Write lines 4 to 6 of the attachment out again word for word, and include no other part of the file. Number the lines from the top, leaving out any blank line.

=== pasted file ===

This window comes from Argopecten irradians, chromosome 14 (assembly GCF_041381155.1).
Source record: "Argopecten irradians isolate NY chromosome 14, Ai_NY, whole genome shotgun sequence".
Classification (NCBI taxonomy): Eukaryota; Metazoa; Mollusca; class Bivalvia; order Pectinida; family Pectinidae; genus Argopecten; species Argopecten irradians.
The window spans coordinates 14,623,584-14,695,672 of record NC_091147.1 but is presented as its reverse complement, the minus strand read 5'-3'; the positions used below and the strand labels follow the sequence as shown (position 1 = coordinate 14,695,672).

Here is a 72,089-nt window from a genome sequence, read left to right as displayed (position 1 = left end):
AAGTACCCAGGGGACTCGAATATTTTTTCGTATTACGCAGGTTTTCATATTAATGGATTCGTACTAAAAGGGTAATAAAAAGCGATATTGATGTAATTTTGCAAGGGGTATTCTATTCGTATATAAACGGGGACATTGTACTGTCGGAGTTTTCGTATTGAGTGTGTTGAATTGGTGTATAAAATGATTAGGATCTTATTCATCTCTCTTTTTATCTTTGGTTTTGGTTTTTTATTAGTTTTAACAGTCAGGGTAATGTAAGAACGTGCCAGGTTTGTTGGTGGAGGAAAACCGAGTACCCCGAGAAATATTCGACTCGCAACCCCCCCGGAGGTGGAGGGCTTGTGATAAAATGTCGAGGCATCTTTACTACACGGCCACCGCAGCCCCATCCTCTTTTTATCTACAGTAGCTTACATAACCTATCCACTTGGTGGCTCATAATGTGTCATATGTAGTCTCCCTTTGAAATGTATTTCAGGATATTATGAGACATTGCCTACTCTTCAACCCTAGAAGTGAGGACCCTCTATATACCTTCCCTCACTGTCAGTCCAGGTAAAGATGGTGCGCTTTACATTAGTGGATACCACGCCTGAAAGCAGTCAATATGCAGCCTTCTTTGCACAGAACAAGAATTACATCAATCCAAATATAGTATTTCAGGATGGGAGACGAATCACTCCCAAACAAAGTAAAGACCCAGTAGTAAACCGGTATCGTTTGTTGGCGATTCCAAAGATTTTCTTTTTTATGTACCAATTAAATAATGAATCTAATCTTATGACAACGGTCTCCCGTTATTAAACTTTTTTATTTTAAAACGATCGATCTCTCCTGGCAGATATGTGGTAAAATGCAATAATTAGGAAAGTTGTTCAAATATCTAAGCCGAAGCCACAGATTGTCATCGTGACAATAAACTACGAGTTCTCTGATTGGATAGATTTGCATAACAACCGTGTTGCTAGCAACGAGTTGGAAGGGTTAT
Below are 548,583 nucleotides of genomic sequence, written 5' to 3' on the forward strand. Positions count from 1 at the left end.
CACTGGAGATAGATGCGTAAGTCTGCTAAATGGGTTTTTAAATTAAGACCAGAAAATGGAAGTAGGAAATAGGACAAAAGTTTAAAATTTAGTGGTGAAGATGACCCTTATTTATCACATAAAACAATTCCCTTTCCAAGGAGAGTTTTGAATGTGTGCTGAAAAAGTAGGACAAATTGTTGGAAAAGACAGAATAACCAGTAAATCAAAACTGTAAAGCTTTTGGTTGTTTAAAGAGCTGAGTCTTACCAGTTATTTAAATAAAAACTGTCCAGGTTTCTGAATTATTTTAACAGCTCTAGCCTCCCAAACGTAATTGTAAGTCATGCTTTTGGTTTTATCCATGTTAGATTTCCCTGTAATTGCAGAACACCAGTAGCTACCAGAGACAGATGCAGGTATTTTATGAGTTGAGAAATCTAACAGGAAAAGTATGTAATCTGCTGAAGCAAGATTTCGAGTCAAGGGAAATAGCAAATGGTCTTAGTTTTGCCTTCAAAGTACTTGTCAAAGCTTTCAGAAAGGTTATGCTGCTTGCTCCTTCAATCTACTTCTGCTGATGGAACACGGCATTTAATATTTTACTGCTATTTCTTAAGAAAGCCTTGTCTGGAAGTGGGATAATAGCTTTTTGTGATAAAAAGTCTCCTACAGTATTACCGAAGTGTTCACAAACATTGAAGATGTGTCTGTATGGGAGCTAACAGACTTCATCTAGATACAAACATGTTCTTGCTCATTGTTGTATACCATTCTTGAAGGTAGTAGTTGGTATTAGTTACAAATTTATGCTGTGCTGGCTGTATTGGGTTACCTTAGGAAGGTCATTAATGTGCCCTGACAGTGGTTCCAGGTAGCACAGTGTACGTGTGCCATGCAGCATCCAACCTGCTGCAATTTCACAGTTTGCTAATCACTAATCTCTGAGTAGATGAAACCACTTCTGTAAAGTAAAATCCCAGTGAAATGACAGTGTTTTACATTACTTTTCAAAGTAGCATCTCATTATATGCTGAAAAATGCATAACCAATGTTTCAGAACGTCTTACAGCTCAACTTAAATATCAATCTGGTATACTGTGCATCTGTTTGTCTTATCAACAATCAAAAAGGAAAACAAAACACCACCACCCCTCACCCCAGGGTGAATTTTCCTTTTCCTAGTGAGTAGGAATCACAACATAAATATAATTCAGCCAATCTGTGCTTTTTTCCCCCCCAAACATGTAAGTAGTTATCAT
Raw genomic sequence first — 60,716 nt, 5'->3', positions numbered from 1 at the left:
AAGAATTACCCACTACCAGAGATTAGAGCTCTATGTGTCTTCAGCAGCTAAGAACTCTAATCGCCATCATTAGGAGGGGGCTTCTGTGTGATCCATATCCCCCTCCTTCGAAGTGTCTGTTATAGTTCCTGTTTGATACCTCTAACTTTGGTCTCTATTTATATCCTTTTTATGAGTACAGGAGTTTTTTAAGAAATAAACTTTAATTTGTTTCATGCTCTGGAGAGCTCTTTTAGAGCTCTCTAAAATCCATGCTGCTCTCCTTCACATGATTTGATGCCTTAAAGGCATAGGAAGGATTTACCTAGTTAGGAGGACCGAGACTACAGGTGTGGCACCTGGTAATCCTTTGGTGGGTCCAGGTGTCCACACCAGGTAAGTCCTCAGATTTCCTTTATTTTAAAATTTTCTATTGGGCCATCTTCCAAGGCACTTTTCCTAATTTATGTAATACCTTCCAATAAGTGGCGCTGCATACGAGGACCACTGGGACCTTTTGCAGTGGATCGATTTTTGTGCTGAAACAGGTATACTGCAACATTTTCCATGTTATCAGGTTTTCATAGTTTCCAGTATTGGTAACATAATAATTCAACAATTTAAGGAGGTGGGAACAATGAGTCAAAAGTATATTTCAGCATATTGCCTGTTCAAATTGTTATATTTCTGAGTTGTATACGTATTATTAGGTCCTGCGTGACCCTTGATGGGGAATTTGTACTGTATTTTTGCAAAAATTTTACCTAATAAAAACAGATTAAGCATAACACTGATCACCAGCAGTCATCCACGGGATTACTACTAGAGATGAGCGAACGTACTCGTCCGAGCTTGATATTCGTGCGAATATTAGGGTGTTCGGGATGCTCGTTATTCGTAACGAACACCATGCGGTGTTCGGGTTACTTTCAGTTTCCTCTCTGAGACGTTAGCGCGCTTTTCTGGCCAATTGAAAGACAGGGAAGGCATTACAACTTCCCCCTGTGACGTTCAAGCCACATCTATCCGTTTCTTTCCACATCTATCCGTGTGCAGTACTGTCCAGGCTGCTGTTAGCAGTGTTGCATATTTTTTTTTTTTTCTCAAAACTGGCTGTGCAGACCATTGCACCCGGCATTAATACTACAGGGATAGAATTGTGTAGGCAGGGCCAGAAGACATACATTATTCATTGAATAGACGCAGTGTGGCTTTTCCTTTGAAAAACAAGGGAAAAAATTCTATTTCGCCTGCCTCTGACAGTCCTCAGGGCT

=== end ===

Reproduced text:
The window spans coordinates 14,623,584-14,695,672 of record NC_091147.1 but is presented as its reverse complement, the minus strand read 5'-3'; the positions used below and the strand labels follow the sequence as shown (position 1 = coordinate 14,695,672).

Here is a 72,089-nt window from a genome sequence, read left to right as displayed (position 1 = left end):
AAGTACCCAGGGGACTCGAATATTTTTTCGTATTACGCAGGTTTTCATATTAATGGATTCGTACTAAAAGGGTAATAAAAAGCGATATTGATGTAATTTTGCAAGGGGTATTCTATTCGTATATAAACGGGGACATTGTACTGTCGGAGTTTTCGTATTGAGTGTGTTGAATTGGTGTATAAAATGATTAGGATCTTATTCATCTCTCTTTTTATCTTTGGTTTTGGTTTTTTATTAGTTTTAACAGTCAGGGTAATGTAAGAACGTGCCAGGTTTGTTGGTGGAGGAAAACCGAGTACCCCGAGAAATATTCGACTCGCAACCCCCCCGGAGGTGGAGGGCTTGTGATAAAATGTCGAGGCATCTTTACTACACGGCCACCGCAGCCCCATCCTCTTTTTATCTACAGTAGCTTACATAACCTATCCACTTGGTGGCTCATAATGTGTCATATGTAGTCTCCCTTTGAAATGTATTTCAGGATATTATGAGACATTGCCTACTCTTCAACCCTAGAAGTGAGGACCCTCTATATACCTTCCCTCACTGTCAGTCCAGGTAAAGATGGTGCGCTTTACATTAGTGGATACCACGCCTGAAAGCAGTCAATATGCAGCCTTCTTTGCACAGAACAAGAATTACATCAATCCAAATATAGTATTTCAGGATGGGAGACGAATCACTCCCAAACAAAGTAAAGACCCAGTAGTAAACCGGTATCGTTTGTTGGCGATTCCAAAGATTTTCTTTTTTATGTACCAATTAAATAATGAATCTAATCTTATGACAACGGTCTCCCGTTATTAAACTTTTTTATTTTAAAACGATCGATCTCTCCTGGCAGATATGTGGTAAAATGCAATAATTAGGAAAGTTGTTCAAATATCTAAGCCGAAGCCACAGATTGTCATCGTGACAATAAACTACGAGTTCTCTGATTGGATAGATTTGCATAACAACCGTGTTGCTAGCAACGAGTTGGAAGGGTTAT